29 October 2022

Menslink walkers are taking on a 140 km challenge next week. Here's how you can help.

| Genevieve Jacobs
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group of walkers at Parliament House

Menslink Great Walk 2021 participants reach the end of their trek at Parliament House. Photo: Todd Wright.

Some are nervous, some are excited and others are wondering why on earth they’re doing it again.

For the second year, Menslink has brought together more than 30 Canberra business leaders most often seen behind their executive desks. From Tuesday, they’ll be marching around the Territory on five consecutive (and punishing) walks of around 30kms each.

The walkers will follow much of the Centenary Trail after signing up to raise at least $10,000 each for the cause. Region will report from the trail each day with Facebook live updates and coverage of the days’ challenges.

Region CEO Michael McGoogan is a first-time walker, along with around a third of this year’s participants.

The event raised more than $350,000 in 2021 for Menslink’s work with Canberra’s most vulnerable boys and young men. The charity provides them with mentoring, family support, advocacy and information to get their lives back on track, working closely with them sometimes for years.

Plenty of 2021 participants are fronting up again for the event despite their challenging experiences last year – and being described by the team at Menslink as “the retreads”.

Grae Munro from Detlevs Electrical is a committed Menslink supporter. He described the 2021 walk as “a great experience and a real eye-opener” about the organisation’s work.

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“Developing a greater awareness of how tough life can be for some of these young blokes was a big revelation for me,” he says.

“The guest speakers at dinner every night gave us powerful stories about how hard some people are doing it in our community. They were very insightful about how much guts it takes to climb out of a bad space and get your life back on the rails.”

Grae’s engagement with Menslink has led to hiring staff whom he met through the organisation and, he says, a deeper understanding of how important it is to build strong relationships.

And the walk itself? He laughs and winces at the memory. “I’m a pretty fit bloke but I was not conditioned for walking 150 kms,” he says. “I’d say it was a seven and a half to eight out of 10 in terms of pain levels. It wasn’t that hard, it was more that my conditioning was frankly fairly poor.”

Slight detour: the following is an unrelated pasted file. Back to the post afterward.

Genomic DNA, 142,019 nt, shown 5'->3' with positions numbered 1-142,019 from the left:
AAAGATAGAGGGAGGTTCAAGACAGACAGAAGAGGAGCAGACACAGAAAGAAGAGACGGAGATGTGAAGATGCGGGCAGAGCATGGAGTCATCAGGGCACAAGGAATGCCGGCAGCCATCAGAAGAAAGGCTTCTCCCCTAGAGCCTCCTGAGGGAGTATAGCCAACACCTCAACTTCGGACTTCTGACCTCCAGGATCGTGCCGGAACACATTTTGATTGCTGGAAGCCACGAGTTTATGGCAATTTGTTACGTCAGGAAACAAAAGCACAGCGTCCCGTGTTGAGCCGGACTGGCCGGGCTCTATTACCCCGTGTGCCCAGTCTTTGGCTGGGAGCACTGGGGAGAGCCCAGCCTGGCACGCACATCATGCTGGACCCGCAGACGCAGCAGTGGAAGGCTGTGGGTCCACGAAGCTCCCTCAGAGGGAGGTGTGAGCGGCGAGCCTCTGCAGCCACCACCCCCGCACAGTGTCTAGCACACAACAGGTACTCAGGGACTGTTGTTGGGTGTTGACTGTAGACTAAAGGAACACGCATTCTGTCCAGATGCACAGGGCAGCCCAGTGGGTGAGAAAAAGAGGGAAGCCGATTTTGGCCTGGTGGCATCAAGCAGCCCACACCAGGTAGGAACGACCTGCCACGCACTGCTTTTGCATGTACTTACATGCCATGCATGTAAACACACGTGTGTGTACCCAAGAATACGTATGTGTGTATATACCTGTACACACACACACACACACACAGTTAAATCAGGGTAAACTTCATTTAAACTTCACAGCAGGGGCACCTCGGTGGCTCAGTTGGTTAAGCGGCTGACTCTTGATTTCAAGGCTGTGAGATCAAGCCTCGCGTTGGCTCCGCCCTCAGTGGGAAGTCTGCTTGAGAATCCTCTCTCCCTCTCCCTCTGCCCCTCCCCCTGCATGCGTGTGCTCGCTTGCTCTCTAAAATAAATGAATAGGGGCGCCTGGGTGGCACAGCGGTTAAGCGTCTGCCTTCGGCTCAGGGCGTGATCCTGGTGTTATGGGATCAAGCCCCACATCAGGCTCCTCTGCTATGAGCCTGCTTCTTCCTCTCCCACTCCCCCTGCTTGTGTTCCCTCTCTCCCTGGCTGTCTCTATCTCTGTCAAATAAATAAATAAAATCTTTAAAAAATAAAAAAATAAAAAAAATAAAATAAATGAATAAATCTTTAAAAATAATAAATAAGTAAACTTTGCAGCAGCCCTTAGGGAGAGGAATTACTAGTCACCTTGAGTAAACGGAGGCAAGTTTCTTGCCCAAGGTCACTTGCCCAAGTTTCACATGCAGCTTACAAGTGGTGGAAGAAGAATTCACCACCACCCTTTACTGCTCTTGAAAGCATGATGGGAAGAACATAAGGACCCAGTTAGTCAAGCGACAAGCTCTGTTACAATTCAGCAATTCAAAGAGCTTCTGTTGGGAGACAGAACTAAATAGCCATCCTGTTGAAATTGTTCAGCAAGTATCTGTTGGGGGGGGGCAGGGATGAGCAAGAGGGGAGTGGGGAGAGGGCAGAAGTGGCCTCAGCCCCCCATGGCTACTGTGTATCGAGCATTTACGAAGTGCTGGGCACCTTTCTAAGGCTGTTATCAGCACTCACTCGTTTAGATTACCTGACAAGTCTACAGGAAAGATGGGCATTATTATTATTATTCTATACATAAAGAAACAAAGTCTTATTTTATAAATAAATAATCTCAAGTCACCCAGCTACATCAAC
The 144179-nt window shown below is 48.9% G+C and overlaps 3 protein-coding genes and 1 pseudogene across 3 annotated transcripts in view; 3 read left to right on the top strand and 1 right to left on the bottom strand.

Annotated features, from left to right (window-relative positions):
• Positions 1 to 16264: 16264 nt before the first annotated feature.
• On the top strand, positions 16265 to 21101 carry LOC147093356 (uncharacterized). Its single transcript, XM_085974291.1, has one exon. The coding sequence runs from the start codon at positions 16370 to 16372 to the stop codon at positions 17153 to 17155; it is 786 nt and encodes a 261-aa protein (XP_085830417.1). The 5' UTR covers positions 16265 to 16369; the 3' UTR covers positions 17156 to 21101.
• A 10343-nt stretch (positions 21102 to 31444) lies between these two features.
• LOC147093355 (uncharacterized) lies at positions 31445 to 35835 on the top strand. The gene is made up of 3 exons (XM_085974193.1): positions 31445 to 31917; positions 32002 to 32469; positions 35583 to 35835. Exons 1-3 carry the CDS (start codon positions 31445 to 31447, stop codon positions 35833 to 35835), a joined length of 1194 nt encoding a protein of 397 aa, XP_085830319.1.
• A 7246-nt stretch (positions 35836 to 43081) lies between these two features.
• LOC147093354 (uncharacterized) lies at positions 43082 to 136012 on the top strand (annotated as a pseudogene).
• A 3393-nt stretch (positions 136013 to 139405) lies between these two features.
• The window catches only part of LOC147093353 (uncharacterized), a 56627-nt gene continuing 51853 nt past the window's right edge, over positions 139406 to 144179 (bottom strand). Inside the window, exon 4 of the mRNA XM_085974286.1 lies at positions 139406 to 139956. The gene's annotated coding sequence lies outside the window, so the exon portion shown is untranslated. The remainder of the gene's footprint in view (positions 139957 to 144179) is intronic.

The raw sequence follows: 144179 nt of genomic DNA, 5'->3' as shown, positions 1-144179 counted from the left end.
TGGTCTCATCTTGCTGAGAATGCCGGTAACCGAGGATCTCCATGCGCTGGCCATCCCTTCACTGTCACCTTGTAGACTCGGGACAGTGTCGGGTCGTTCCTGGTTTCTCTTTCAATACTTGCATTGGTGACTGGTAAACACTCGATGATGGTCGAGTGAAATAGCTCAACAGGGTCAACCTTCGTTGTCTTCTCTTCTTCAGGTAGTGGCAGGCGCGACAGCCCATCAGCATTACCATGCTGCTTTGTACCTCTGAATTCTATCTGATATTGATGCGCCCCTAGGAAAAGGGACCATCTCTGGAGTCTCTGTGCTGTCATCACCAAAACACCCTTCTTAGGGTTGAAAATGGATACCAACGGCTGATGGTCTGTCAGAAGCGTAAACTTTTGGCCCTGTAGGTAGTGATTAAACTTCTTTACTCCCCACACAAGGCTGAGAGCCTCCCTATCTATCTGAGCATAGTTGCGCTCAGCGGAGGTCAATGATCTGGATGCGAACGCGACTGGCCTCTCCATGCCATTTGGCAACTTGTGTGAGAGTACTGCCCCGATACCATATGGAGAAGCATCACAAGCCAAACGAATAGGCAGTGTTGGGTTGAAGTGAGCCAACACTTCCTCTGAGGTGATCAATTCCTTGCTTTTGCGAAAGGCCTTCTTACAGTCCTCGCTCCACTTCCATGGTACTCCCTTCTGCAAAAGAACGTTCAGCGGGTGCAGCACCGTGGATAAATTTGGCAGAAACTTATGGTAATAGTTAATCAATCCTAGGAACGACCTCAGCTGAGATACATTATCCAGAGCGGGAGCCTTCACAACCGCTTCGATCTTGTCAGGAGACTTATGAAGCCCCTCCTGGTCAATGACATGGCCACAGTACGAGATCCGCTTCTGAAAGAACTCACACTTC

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Kerri Hartland from Proximity group is a first-timer on the walk and one of a growing group of women participating. The former Secretary of the Department of Employment has made some tough calls in her time, but admits she’s still a little daunted by the prospect she’s facing next week.

“I’ve just spent a week walking in the Flinders Ranges so I feel like I’ve done a good piece of the preparation, but I am a little anxious about it all!” she says.

Kerri was looking for some diversity among the charities she supports and was attracted by the work Menslink does in supporting mothers and families. The significant majority of Menslink’s clients come from single parent families headed by women.

“It was a fantastic revelation for me at one of the preliminary events when I heard heartfelt comments from mums about how Menslink was helping them support their sons to become better people,” she says.

“That is a whole of community responsibility. Domestic and family violence has often been a factor in these situations and then young men come through to Menslink as a result. That really motivated me to get involved.”

You can find out more about the walk and donate here. Look out for Region’s coverage throughout the week on the site and across our social media channels.

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